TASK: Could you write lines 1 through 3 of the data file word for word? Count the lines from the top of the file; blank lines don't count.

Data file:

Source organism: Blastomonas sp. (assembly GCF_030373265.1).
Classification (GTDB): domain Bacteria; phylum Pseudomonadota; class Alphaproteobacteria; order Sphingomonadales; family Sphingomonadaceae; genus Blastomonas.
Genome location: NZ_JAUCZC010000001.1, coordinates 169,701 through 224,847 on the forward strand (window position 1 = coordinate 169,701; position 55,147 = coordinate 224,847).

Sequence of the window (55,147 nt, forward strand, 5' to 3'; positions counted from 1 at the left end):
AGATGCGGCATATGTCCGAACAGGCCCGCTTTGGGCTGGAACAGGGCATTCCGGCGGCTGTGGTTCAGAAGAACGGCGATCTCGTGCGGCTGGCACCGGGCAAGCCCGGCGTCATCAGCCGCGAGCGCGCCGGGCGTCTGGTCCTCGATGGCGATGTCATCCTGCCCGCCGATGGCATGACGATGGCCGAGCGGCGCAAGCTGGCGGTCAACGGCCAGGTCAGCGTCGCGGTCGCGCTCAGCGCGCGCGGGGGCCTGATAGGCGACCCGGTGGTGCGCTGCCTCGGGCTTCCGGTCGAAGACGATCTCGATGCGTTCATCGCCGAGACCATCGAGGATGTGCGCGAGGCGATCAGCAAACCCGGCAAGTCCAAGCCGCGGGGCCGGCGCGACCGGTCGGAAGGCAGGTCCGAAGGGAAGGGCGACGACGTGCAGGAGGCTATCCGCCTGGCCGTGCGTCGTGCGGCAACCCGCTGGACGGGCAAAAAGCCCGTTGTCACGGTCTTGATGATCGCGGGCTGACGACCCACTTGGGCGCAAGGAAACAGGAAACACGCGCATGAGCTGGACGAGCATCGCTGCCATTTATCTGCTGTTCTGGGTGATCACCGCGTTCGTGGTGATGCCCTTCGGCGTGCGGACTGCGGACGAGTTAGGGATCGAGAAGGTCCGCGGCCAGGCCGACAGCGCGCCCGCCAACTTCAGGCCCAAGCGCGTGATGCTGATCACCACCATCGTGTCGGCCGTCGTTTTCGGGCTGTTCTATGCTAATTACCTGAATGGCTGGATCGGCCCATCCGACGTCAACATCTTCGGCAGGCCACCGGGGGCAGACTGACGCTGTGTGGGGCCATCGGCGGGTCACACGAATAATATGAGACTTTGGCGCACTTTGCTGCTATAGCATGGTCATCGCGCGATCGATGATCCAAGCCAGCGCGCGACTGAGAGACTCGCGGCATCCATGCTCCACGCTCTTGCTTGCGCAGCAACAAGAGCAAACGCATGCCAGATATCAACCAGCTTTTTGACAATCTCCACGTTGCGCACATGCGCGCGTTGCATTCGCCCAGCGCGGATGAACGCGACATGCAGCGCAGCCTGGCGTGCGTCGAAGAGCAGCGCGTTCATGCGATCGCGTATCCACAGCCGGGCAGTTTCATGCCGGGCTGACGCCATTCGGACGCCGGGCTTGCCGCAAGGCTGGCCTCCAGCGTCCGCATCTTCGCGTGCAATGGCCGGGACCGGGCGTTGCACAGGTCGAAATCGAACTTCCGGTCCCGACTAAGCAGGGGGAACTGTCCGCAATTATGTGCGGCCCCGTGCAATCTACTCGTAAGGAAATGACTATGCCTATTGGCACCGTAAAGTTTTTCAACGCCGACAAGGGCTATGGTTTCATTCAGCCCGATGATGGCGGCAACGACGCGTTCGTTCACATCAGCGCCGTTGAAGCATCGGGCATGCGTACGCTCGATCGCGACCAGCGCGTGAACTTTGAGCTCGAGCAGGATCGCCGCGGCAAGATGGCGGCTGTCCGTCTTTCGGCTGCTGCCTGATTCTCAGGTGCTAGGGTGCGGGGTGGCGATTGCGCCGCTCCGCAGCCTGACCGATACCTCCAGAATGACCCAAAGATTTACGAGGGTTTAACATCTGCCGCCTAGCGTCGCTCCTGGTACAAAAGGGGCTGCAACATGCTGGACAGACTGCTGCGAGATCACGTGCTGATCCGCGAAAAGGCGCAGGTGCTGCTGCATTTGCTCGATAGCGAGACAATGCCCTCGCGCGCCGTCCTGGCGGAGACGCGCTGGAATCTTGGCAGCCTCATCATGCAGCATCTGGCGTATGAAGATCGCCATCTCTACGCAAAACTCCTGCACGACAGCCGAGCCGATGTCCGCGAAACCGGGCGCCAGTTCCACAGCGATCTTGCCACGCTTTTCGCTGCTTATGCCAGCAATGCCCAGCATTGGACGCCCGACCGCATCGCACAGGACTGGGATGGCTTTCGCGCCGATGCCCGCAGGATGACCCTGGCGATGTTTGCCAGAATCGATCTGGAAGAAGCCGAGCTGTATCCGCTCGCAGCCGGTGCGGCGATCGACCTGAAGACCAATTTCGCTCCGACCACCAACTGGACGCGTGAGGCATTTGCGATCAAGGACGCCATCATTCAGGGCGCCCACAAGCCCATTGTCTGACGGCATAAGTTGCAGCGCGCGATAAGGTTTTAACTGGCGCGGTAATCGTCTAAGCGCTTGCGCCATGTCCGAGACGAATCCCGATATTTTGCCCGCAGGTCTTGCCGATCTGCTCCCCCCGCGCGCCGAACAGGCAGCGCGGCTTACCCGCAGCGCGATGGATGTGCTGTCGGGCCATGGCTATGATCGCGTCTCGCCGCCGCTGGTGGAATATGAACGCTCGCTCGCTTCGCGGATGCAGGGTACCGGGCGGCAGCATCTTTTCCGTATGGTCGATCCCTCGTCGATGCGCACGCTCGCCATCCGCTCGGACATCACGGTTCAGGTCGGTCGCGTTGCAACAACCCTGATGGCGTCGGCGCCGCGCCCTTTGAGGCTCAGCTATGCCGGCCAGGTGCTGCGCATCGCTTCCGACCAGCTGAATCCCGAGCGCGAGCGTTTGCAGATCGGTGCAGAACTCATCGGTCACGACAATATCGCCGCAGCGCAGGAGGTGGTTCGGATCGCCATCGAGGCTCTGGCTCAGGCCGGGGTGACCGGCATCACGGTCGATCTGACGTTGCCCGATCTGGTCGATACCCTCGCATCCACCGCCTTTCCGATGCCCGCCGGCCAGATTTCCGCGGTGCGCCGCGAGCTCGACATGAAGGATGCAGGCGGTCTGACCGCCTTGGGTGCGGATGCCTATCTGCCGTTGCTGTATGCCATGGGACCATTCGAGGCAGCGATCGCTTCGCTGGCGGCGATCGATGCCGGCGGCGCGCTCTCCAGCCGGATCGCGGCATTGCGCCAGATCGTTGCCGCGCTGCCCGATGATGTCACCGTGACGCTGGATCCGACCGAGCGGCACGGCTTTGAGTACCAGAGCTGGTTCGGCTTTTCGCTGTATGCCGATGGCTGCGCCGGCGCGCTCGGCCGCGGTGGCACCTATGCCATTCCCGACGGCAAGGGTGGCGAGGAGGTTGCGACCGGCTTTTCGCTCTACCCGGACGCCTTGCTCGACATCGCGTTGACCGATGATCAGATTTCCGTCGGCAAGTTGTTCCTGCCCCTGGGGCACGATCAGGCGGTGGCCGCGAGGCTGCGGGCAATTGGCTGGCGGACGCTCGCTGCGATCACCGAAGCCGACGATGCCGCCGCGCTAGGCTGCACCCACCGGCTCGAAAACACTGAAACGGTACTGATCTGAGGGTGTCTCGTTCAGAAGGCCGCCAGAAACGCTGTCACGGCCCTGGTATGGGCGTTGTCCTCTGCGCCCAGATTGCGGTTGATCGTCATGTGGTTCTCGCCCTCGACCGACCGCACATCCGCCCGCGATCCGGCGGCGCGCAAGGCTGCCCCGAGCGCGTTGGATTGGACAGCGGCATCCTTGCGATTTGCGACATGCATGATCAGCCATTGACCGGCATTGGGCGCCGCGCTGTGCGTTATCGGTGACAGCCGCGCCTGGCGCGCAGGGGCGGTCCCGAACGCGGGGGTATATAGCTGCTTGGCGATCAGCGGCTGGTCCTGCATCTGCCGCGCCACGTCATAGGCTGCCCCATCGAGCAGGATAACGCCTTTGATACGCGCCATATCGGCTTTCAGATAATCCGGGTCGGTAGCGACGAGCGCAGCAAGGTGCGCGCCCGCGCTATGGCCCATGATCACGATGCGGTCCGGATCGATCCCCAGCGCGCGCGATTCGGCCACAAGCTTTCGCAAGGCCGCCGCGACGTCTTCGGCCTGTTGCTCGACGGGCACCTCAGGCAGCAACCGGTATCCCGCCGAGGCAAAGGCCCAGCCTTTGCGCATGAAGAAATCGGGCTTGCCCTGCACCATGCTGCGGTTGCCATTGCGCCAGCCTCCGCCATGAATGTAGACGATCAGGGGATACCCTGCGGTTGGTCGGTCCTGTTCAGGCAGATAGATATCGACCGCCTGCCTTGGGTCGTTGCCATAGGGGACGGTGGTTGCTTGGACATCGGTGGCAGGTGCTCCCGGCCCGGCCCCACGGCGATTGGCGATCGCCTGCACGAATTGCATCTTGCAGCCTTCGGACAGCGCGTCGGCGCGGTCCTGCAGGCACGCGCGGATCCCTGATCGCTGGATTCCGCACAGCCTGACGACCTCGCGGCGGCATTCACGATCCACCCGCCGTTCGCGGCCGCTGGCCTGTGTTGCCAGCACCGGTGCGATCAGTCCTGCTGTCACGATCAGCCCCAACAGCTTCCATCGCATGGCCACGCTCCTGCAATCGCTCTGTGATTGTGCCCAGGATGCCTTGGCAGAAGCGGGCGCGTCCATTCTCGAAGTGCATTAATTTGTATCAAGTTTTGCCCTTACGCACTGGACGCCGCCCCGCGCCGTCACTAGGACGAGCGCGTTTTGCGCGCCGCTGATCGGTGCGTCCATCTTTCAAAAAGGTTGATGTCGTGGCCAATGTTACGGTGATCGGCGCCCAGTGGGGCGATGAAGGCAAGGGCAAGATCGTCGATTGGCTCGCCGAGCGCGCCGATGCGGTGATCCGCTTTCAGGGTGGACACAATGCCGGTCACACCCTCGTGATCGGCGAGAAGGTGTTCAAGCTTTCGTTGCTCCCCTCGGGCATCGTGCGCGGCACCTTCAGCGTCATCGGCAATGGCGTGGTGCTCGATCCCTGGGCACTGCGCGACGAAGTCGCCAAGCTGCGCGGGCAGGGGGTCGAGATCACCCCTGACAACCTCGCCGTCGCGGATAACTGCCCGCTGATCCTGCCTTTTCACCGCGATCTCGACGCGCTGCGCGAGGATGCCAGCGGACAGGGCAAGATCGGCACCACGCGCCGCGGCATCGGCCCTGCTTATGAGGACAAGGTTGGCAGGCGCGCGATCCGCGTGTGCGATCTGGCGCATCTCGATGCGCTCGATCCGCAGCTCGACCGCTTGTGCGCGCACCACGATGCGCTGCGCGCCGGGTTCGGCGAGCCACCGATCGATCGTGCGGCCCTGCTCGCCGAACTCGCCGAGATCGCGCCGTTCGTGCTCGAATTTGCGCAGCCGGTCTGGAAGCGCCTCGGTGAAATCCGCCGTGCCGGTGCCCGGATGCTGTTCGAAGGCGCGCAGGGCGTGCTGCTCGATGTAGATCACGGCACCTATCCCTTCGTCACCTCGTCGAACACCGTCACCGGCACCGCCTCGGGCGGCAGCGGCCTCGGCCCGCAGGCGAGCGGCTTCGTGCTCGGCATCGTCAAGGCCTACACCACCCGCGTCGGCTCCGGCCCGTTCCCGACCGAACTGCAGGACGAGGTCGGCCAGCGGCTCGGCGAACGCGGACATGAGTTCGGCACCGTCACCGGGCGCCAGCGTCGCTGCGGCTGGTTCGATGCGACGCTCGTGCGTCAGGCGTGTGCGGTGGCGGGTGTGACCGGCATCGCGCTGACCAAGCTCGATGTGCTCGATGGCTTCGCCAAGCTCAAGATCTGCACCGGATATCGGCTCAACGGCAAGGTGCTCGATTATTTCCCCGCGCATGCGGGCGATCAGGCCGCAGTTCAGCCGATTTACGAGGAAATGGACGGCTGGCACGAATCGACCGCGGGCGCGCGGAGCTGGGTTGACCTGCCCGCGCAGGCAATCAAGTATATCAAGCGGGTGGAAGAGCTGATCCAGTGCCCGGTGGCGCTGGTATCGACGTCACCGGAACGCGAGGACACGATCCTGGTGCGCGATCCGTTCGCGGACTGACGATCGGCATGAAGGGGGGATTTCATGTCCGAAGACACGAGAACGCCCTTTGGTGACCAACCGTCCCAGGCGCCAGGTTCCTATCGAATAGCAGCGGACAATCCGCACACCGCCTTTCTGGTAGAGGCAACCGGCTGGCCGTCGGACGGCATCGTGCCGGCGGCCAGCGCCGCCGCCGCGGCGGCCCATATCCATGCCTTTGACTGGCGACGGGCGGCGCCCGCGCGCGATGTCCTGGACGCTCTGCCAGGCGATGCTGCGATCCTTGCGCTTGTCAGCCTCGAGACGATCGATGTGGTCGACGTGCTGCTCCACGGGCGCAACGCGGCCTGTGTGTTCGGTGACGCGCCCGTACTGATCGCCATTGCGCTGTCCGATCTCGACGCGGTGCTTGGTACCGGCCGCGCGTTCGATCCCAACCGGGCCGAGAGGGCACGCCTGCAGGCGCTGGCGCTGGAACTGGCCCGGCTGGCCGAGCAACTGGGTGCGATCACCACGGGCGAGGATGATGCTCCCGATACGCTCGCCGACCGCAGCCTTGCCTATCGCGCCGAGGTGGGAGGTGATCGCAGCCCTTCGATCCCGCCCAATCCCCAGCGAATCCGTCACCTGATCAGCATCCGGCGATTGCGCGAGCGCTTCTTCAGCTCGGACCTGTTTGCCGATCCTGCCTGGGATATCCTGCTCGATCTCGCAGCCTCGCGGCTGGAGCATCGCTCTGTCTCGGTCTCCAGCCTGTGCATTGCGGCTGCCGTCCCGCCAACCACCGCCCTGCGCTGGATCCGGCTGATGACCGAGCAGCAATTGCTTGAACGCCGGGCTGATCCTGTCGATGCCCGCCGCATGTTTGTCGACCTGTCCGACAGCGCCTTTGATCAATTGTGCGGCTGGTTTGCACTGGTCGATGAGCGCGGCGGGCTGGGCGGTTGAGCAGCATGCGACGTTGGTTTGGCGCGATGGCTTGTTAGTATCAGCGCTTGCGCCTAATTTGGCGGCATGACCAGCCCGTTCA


Source organism: Blastomonas sp. (assembly GCF_030373265.1).
Classification (GTDB): domain Bacteria; phylum Pseudomonadota; class Alphaproteobacteria; order Sphingomonadales; family Sphingomonadaceae; genus Blastomonas.
Genome location: NZ_JAUCZC010000001.1, coordinates 169,701 through 224,847 on the forward strand (window position 1 = coordinate 169,701; position 55,147 = coordinate 224,847).